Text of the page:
Saturday, February 7, 2015

Hawai‘i and the World before 1893

Coming from Germany and having lived on the US mainland for the past 13 years, one might get the impression that the modern history and development of Hawai‘i starts with the United States. For a history geek like me, it has been extremely enlightening to realize that this is not the case. In fact, the accomplishments of Hawai‘i before the coup d'etat of 1893 by the US are impressive to say the least.

I just finished reading my latest Hawai‘i-related book Hawai‘i and the German Speaking Peoples by Niklaus R. Schweizer. This books provides excellent insights into the history of the Hawaiian Kingdom. With my background it was particularly fascinating to learn more about the connection between Hawai‘i and German-speaking countries. As a German interested in history, you may be aware of Germany's brief colonial history (Africa, Pacific, China), but Hawai'i is not a country that registers in that context readily.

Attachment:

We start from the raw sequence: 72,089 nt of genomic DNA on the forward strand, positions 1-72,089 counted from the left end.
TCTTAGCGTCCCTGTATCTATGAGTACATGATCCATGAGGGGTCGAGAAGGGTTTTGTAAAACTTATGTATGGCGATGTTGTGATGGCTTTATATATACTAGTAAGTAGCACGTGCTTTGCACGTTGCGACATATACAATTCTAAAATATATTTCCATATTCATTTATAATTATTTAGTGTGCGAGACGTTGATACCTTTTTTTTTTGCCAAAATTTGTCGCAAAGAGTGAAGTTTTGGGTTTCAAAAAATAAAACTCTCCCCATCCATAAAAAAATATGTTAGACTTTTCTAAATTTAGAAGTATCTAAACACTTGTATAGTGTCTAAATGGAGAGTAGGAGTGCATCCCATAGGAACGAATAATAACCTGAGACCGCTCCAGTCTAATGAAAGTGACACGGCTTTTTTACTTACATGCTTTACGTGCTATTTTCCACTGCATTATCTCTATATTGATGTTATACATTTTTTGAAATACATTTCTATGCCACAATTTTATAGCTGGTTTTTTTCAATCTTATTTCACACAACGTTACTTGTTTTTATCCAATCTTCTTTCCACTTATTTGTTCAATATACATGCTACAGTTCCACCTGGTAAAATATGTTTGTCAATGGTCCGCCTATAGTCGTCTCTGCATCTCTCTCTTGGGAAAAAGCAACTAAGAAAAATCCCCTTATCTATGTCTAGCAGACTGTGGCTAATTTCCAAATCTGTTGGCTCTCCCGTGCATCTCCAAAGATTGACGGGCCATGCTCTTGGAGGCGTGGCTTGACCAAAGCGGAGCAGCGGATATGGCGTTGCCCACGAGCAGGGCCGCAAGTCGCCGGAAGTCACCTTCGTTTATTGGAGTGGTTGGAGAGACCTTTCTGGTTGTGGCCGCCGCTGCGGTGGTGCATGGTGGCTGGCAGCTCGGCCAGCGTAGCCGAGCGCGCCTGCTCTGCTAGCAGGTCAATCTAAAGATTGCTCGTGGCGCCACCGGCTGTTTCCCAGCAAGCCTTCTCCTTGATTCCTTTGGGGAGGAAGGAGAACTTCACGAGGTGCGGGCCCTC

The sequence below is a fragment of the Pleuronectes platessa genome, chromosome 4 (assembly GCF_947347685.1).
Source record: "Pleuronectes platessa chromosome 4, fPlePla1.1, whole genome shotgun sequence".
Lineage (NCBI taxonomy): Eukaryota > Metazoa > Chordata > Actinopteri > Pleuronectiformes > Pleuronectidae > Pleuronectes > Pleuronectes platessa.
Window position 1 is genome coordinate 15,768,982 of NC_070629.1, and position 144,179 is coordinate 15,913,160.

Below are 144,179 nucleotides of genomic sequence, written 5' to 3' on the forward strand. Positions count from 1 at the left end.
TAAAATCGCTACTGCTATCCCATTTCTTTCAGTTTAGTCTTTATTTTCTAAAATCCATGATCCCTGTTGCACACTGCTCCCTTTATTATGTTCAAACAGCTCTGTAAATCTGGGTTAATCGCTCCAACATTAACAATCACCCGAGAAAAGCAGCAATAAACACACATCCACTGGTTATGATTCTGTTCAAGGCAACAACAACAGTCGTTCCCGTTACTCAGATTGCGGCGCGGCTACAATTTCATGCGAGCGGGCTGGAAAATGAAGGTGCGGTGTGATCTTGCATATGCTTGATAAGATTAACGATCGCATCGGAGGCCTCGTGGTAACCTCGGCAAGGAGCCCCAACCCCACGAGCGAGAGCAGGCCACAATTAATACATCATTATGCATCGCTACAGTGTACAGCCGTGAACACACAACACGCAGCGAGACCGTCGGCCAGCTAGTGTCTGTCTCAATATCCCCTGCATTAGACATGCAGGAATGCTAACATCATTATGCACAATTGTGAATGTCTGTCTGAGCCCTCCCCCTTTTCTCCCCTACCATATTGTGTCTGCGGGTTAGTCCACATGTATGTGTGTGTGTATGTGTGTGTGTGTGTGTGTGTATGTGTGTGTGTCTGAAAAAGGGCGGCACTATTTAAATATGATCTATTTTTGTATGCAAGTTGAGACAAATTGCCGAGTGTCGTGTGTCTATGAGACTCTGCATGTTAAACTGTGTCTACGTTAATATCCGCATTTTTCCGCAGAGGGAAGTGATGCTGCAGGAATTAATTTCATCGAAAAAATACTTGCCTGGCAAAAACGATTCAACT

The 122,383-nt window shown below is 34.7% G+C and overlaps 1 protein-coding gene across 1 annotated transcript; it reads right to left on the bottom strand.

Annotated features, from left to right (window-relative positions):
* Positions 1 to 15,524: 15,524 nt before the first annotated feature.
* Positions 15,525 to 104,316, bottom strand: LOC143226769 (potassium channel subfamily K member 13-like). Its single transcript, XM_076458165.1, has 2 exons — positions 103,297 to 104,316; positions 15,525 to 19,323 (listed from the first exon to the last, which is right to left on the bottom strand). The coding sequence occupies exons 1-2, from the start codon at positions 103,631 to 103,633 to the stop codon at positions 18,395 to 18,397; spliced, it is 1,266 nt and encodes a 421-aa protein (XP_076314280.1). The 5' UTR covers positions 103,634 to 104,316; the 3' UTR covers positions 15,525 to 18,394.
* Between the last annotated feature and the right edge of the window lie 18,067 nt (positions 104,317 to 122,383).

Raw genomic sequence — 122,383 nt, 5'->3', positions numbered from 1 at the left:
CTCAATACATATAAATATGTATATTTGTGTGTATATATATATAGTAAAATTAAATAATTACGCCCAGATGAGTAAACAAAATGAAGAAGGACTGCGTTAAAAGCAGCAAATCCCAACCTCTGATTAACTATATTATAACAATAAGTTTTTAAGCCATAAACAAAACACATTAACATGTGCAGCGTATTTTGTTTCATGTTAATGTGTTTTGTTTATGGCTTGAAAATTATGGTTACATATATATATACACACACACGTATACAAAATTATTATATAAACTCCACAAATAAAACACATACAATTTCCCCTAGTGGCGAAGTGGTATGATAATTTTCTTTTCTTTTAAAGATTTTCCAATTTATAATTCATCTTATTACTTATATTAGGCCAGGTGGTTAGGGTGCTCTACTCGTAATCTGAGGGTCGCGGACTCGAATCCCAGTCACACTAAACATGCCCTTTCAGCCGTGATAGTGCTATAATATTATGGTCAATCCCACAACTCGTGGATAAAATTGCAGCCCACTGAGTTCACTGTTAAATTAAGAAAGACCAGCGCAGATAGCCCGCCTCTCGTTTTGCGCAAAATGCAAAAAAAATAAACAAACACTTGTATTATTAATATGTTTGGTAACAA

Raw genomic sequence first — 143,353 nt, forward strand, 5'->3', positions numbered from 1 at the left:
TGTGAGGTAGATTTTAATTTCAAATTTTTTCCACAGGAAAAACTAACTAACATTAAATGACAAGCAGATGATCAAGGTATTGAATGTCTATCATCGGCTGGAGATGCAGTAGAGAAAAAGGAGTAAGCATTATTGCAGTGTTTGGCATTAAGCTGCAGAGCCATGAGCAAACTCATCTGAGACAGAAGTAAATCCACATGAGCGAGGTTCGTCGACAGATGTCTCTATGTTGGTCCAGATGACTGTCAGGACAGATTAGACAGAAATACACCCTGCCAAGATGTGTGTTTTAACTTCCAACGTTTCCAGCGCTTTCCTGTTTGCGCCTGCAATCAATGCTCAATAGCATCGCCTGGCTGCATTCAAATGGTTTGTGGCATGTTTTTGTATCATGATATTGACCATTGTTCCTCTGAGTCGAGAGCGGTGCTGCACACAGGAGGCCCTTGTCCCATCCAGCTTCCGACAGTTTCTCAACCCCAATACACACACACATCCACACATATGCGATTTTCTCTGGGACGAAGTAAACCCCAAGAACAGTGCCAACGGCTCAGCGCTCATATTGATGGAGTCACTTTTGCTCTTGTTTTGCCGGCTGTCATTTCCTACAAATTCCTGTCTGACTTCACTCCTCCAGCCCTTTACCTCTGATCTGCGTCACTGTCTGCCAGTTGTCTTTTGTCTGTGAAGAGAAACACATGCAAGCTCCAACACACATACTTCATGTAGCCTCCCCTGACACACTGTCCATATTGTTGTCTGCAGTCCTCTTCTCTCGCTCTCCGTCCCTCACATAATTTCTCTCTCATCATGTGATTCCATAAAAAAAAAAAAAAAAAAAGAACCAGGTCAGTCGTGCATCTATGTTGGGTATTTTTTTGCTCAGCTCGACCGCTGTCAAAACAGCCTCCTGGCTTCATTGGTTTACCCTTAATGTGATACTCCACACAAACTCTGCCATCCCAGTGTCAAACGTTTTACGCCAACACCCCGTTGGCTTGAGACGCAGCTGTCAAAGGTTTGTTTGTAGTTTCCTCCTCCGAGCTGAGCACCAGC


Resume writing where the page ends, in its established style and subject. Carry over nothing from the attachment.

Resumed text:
Among its many accomplishments, the following set of statistics (page 146) caught my eye:

In 1892 The Hawaiian Kingdom maintained 93 diplomatic missions and consular posts around the globe. 5 consulates were located in Germany (Bremen, Hamburg, Frankfurt/Main, Dresden, Karlsruhe).

Consulates also existed in Austria (1), Sweden and Norway (4), Denmark (1). 13 Consulates + 1 legation existed in Great Britain.

Hawai‘i was one of only 46 sovereign countries at that time in the world. In a video series below, Niklaus Schweizer also states that Hawai‘i was not only the first fully sovereign country (recognized by the western world) in the Pacific region, but also within all of Asia.

This was certainly not some back-water place far away from civilization in the 19th century. In fact the country went from “we don't have a script” to basically 100% literacy rates in just 50 years, modernized the country, built up institutions, all while enduring very large population losses due to western introduced deceases. I find that truly mind-blowing.

Please see the videos for more in-depths information.

Part I

Part II

Part III

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